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American Legion: Abandonment of Afghan interpreters is an issue of life or death 

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American Legion National Commander James W. “Bill” Oxford expressed “deep disappointment” the White House isn’t offering a better plan to evacuate interpreters, family members and other Afghan allies who have served alongside U.S. forces during the last 20 years of war in Afghanistan.  

The White House announced on Thursday the United States’ military mission in Afghanistan will conclude on Aug. 31, putting the end to a “forever war” in sight. However, that does not go far enough to protect  the 18,000 Afghan interpreters who are still waiting for approval of their Special Immigrants Visas — a promise the U.S. made to them in return for their service.  

Earlier, the White House said they would house the interpreters and others in a third country pending their visa approval. The American Legion does not believe this action will ensure the safety of all the Afghanistan allies, due to the number and time remaining before the pullout. 

There is a precedent of such a mass evacuation that the U.S. could emulate in this scenario.  

In 1975, the United States evacuated about 130,000 Vietnamese refugees after the fall of Saigon. Most refugees were held temporarily in Guam before going to the U.S. as their visas were processed. More recently, in 1996, the U.S. evacuated thousands of Kurds at the end of the Iraqi Kurdish Civil War, with a stopover in Guam.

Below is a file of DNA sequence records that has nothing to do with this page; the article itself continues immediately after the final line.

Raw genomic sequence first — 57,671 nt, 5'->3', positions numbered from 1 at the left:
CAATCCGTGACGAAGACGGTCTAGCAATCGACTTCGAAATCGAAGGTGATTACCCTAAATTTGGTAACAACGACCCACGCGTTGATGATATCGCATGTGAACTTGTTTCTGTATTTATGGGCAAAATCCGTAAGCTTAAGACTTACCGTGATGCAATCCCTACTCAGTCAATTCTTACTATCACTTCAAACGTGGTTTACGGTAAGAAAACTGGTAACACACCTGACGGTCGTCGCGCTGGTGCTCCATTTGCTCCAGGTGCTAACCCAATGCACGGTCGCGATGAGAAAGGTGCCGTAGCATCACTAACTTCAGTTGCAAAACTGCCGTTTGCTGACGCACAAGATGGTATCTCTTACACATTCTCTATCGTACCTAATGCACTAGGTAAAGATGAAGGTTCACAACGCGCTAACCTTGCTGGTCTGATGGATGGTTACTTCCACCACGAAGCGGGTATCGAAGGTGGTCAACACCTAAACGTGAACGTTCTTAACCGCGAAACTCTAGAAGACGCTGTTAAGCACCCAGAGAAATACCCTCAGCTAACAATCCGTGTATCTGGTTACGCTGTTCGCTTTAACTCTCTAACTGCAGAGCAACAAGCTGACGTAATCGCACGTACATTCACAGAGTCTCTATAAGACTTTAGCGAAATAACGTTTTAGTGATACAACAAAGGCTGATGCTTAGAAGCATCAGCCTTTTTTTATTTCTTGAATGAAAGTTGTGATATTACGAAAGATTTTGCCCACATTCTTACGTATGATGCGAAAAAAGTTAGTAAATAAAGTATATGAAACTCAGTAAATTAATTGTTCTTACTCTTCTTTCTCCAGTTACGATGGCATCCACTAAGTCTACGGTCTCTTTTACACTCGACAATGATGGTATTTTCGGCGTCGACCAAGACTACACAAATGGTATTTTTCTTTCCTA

Calling the Taliban “the enemy of all human rights,” and welcoming an end to U.S. involvement in 20 years of conflict in Afghanistan, Oxford said the withdrawal must be conducted in an honorable and orderly manner and that the current pace of withdrawal is falling short on these counts.  

“Abandonment of those who assisted us is literally an issue of life or death,” Oxford said. “Any veteran who has worked with Afghan interpreters will tell you how valuable these brave heroes were to our mission there.”  

Their service alongside American forces has made them — along with their families — targets for retribution by the Taliban as the militant group gains ground across Afghanistan.  

“It is a moral imperative that we offer them immediate and safe passage away from the enemy and to the United States,” Oxford added. “If we abandon such friends, how could we expect any assistance by potential allies in future missions?” 

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